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Thursday, March 6, 2014

A Discussion on Depression -- by Catherine

(This is an essay my daughter wrote about depression. She is doing great these days! I'm very happy for her!)

She was so beautiful to me, this gorgeous mysterious woman I couldn’t bring myself to ever let go. 
Her face was familiar, stunning features that drew you in and comforted you, her arms wrapping around you were so cold, but not in the way that made you uncomfortable. She was the sort of woman that yo...u would let hold you forever, no matter how icy her embrace was, because for some reason it was the safest place you could find. It numbed you until you couldn’t feel anymore and when she squeezed you it was like she was squeezing your heart. You could cry into her shoulder and she would do what she did best. Make you feel safe and hold you. But she was dangerous under that disguise.
You wouldn’t know it, you wouldn’t even notice until you were completely dependent on her comfort, until you knew you couldn’t leave her.
She was the kind of woman who would reach down into your throat and take your heart out of your chest, and you wouldn’t even notice until you realized you could no longer see. Your vision would blur and your chest would heave and sometimes you could even want to scream, but you never could because she’d cover your mouth. Though her touch was cold, your face would burn and everything would hurt. You’d feel like you were dying but you’d know you weren’t. You’d want to though.
She was the kind of woman that would never speak to you, only offer her arms because sometimes you just needed someone to listen to your pains. Sometimes there wasn’t even anything wrong but her eyes would bring sadness to your heart that made you want her. That would make you need her. Her silence could make you succumb to her. But once you were settled with her, she would speak. Only in whispers though. Her voice would be so beautiful, so sweet, sweet enough that you wouldn’t even realize her words were poison that’d embed themselves deep into your skin and body. Her words, her kisses, her light caresses… They were her weapons. They’d manipulate you to clinging closer because they were so well disguised that you were convinced her sweet nothings were good for you. But when someone tells you you’re worthless, no matter how embellished, it is always a poison.
“All you need is me. I’ve always been here for you.”
“If you’re so ashamed to have me, why not leave everyone else so we can be happy.”
“The only one who wants you is me.”
“No one needs you, but I do.”
“You’re so hurt, but your pain can disappear if you do.”
“It’s so sweet you want the best for everyone, they’d be happier if you vanished though, so why don’t you?”
“I can bring you happiness, just listen to me. Erase yourself. That’s all you need. I’m all you need.”
Her words, they were abuse. But people already stuck with this woman, dependent on this woman, were so convinced that she was right that we would never realize that her words were deadly, that they were lies. 
Some of us even give in. Her whispers becoming shouts over the months until we feared her so badly we’d listen. The old man who’d hung himself after his wife passed was sure this woman would bring him happiness. Words of how she could lead him to his love if he just listened had poisoned his mind. The man whose brain and bone decorated the walls was told he could escape. He was jobless and penniless, on the verge of losing everything, his wife, his child, his home, everything he lived for; what he failed to realize was that this woman caused the world to lose him. The 15-year-old girl who’d overdosed was told she was fat, a whore, a bitch, an attention seeker; she had only wanted silence. So that’s what she was given. A painful silence that stole her from the few she could no longer hear. Her parents and her siblings, her friends, all of them cursed to meet this woman now that she was gone.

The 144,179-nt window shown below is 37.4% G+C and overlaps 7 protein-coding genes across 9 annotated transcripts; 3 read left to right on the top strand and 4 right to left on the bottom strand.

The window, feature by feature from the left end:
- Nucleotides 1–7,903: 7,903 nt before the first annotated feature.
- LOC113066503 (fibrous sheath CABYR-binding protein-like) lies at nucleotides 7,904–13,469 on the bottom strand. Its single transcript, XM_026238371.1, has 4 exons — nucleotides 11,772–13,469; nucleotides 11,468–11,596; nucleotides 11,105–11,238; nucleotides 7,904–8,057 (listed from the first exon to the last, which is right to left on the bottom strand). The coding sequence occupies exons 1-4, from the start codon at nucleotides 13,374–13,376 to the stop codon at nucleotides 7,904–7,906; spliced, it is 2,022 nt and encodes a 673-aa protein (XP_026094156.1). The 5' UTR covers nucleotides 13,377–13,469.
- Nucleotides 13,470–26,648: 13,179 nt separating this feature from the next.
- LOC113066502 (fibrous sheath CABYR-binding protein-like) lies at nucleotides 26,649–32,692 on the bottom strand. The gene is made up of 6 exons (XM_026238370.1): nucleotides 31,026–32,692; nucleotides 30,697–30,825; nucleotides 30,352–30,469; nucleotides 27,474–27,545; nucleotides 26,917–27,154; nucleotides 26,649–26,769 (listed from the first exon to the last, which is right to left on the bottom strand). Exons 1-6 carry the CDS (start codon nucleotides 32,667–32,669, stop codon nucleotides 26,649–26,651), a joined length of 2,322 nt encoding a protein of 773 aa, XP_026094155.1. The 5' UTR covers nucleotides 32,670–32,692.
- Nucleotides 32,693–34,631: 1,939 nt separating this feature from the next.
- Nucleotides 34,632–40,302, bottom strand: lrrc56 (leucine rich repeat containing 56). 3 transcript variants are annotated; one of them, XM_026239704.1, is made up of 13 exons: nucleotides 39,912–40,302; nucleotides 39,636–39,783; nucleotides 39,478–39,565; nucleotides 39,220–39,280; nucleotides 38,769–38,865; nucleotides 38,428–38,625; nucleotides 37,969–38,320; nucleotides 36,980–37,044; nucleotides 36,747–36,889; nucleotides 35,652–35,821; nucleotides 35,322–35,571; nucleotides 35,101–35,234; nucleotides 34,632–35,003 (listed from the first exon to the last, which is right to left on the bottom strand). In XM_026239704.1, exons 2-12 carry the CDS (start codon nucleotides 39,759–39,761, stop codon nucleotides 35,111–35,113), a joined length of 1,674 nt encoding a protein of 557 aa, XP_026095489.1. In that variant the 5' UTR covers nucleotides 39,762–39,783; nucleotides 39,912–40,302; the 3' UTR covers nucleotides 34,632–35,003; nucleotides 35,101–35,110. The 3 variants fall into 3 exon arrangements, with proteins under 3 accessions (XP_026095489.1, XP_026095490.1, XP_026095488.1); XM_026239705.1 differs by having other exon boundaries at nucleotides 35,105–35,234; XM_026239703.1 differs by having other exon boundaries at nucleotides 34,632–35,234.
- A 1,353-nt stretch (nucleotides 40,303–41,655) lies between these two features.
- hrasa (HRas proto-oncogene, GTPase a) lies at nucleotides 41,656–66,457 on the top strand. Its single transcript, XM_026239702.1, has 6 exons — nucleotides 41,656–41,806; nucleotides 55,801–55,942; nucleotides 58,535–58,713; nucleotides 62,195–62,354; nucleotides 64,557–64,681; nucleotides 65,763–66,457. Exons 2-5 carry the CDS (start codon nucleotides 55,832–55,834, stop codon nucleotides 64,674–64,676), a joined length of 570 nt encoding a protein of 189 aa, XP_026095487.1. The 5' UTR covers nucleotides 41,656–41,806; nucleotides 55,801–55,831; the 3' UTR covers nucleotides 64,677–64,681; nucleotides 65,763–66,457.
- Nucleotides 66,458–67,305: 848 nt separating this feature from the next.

The rest of us suffer in her arms, being pushed to the point of wanting to give in as well. But when we become aware of her intentions, we can fight her, yet somehow at the same time we’d cling harder. We’d abstain from her presence for days at a time but one little word could be the rope that pulled us back into her hold and she’d grip us so tightly that we couldn’t even bring ourselves to pull away. Because even if we knew how lethal she was, we knew her, and we craved her, and each time we’d give into her words a little more and cry into that soft shoulder. We’d cling until we realized again what was happening. Then we’d hurt even more and feel weaker than we did before we tried to brawl.
She was the kind of woman that the more you fought her, the stronger she’d get. If you threw a punch, she would punch back harder. But in the end she would always tend to your wounds and you wouldn’t run away because despite how much she’d hurt you, you still felt safe.
The relationship you’d had with her was abusive, and you rarely came to your senses enough to see it. But some of us, very few of us, are able to break away and shut her out. We break up and end the toxic relationship we’d formed with her.
Some of us are able to remove the ear plugs she’d so sneakily placed in our ears and once again listen to the love of those who truly matter and will keep us safe. Those whose embrace was warm and whose words were the comfort food to the heart we’d needed, instead of the alcohol she’d made us down so a disorienting haze would fog our minds. Some of us break free and instead of being surrounded by that woman, we are surrounded by a brightness and clarity the love of our friends and families bring us. The only proof we’d have of her ever being a part of us would be the bruise on our hearts that came from her embrace, because she had always held us too tight, we were just too numb to feel it.